Submitted to: Biological Control
Publication Type: Peer Reviewed Journal
Publication Acceptance Date: 5/25/2009
Publication Date: 5/28/2009
Citation: Riddick, E. W., Cottrell, T. E., Kidd, K. A. 2009. Natural Enemies of the Coccinellidae: Parasites, Pathogens, and Parasitoids. Biological Control 51 (2009) 306-312.
Interpretive Summary: Lady beetles (family Coccinellidae) are important natural enemies of aphids on crop plants around the world. The role of parasites, pathogens and parasitoids that attack lady beetles is poorly known. An exhaustive review of the scientific literature on this subject revealed that lady beetles are attacked by bacteria, fungi, mites, nematodes, protozoa, wasps and flies, but few of these enemies have the ability to alter the population dynamics of their hosts. This research also highlighted the importance of pre-release screening of lady beetles to limit human involvement in the spread of pathogens and parasites from one locality to another. Unintentional spread of pathogens could undermine the reputation and success of biological control programs.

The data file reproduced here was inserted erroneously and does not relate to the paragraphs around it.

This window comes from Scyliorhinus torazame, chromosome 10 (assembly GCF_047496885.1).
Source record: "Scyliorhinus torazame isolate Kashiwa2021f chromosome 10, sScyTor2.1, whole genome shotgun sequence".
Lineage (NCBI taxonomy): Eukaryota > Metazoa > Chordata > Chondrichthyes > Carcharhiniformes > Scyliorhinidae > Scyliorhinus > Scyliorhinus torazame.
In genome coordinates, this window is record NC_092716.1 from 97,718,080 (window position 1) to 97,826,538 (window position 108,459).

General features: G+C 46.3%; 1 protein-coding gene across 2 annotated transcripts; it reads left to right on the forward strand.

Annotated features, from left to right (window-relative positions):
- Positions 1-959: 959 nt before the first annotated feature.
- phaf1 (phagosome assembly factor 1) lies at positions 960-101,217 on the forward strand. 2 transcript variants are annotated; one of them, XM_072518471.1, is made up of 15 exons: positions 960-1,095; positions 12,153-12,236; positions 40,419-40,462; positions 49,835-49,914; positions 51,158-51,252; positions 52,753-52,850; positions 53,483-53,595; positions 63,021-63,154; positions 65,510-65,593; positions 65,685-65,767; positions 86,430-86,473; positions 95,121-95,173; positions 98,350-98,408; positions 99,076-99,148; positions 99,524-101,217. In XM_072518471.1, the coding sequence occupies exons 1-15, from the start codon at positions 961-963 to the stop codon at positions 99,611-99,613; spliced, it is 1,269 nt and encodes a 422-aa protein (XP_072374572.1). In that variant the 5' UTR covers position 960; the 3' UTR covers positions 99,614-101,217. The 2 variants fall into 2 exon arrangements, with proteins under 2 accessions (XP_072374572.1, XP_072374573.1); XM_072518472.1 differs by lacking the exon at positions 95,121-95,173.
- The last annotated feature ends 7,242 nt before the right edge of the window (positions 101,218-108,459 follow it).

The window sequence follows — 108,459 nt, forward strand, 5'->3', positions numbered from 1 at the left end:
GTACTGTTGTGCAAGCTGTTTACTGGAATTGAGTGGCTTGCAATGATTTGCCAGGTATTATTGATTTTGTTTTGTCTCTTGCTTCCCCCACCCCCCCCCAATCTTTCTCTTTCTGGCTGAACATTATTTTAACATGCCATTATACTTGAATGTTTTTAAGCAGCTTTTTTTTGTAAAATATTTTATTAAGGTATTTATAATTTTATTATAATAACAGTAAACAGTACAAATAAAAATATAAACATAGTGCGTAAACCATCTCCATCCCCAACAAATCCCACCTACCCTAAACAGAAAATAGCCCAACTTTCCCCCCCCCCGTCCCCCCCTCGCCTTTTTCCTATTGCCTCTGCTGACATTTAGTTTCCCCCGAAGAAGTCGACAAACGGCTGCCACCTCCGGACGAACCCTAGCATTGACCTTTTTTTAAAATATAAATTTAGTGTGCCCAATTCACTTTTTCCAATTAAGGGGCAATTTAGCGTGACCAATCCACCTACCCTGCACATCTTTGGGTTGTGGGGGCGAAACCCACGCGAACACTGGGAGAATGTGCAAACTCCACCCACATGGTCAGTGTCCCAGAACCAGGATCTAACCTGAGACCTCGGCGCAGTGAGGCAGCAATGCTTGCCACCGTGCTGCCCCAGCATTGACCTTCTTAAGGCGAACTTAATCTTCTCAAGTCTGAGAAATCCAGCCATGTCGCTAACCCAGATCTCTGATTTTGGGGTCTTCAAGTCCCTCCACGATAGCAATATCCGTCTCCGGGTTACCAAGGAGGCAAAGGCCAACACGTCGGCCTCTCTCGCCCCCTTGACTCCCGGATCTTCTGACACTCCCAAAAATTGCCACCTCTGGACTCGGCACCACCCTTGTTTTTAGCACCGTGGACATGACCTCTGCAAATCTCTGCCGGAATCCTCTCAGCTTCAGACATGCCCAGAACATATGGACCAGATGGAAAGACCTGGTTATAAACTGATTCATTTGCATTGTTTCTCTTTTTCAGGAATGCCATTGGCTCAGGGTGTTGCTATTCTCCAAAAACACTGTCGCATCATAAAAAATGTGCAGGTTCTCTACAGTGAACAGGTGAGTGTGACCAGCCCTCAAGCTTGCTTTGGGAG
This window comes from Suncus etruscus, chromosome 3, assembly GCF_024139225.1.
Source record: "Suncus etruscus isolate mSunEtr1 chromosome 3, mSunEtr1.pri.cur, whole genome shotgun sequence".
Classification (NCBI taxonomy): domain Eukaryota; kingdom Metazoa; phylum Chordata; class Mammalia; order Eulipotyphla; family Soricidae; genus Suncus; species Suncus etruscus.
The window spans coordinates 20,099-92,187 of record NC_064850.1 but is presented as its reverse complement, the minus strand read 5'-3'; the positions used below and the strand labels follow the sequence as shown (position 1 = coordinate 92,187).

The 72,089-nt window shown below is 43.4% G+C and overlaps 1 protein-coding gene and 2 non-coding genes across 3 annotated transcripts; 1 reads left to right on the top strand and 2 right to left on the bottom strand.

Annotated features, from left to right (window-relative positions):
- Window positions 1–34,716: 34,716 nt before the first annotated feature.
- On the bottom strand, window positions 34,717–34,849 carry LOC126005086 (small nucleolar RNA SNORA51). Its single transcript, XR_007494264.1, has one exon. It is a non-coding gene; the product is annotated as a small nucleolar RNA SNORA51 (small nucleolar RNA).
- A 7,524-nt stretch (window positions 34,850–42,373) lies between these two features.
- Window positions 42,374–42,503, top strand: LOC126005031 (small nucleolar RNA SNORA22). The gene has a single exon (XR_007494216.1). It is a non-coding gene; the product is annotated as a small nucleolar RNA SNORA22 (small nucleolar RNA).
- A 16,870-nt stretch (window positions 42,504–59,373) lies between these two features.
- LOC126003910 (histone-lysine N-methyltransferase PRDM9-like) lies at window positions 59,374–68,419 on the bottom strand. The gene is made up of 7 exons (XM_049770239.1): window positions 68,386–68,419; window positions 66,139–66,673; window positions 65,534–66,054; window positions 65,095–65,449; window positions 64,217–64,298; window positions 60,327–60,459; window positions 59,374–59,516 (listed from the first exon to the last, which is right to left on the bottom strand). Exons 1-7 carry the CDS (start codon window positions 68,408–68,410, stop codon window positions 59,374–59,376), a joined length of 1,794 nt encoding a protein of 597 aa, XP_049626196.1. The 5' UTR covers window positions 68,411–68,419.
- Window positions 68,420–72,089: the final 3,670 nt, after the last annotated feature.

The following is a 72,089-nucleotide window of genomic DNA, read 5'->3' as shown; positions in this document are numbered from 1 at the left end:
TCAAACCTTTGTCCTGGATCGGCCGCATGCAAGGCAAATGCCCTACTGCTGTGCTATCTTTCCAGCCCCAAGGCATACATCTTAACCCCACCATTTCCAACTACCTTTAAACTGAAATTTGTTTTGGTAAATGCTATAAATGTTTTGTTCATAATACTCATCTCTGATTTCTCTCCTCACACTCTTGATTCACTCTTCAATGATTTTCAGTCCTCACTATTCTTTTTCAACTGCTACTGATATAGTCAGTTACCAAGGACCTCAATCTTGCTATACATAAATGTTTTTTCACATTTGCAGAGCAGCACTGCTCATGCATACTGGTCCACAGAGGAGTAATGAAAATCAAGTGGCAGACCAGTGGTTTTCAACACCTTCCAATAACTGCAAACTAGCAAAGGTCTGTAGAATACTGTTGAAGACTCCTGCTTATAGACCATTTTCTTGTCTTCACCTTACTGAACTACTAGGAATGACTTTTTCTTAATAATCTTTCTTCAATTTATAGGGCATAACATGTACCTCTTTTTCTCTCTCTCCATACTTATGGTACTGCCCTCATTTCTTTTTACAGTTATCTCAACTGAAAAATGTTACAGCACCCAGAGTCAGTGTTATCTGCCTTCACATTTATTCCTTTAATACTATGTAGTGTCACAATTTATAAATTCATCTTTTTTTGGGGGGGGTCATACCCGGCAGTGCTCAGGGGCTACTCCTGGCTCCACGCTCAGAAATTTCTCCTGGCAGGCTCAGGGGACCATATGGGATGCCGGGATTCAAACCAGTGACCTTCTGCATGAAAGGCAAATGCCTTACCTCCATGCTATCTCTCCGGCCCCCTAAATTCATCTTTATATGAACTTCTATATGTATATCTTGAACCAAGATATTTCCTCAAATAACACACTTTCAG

Technical Abstract: The purpose of this review is to highlight recent literature on natural enemies that attack lady beetles, both entomophagous and phytophagous species. Information on parasites, pathogens, and parasitoids of the Coccinellidae has accumulated slowly, but gaps in our knowledge of this subject remain. We focus primarily on the pertinent literature published from 1996 through 2008 because an excellent review of coccinellid natural enemies was published in 1996 by Ceryngier and Hodek. We review aspects of the life histories of representative coccinellid enemies along with an exposition of both potential and real effects they have on life parameters of their hosts. Lady beetles are attacked by a variety of enemies (bacteria, fungi, mites, nematodes, protozoa, wasps, flies), but few of these enemies have the ability to alter significantly the population dynamics of their hosts. One species of parasitic mite shows promise as a biocontrol agent against the invasive Harmonia axyridis. This review should encourage further research to help define the role of natural enemies in the population dynamics of coccinellids. Ultimately, the conservation of beneficial lady beetles and the management of nuisance and pestiferous ones should be a major emphasis of research on natural enemy – coccinellid interactions in the future.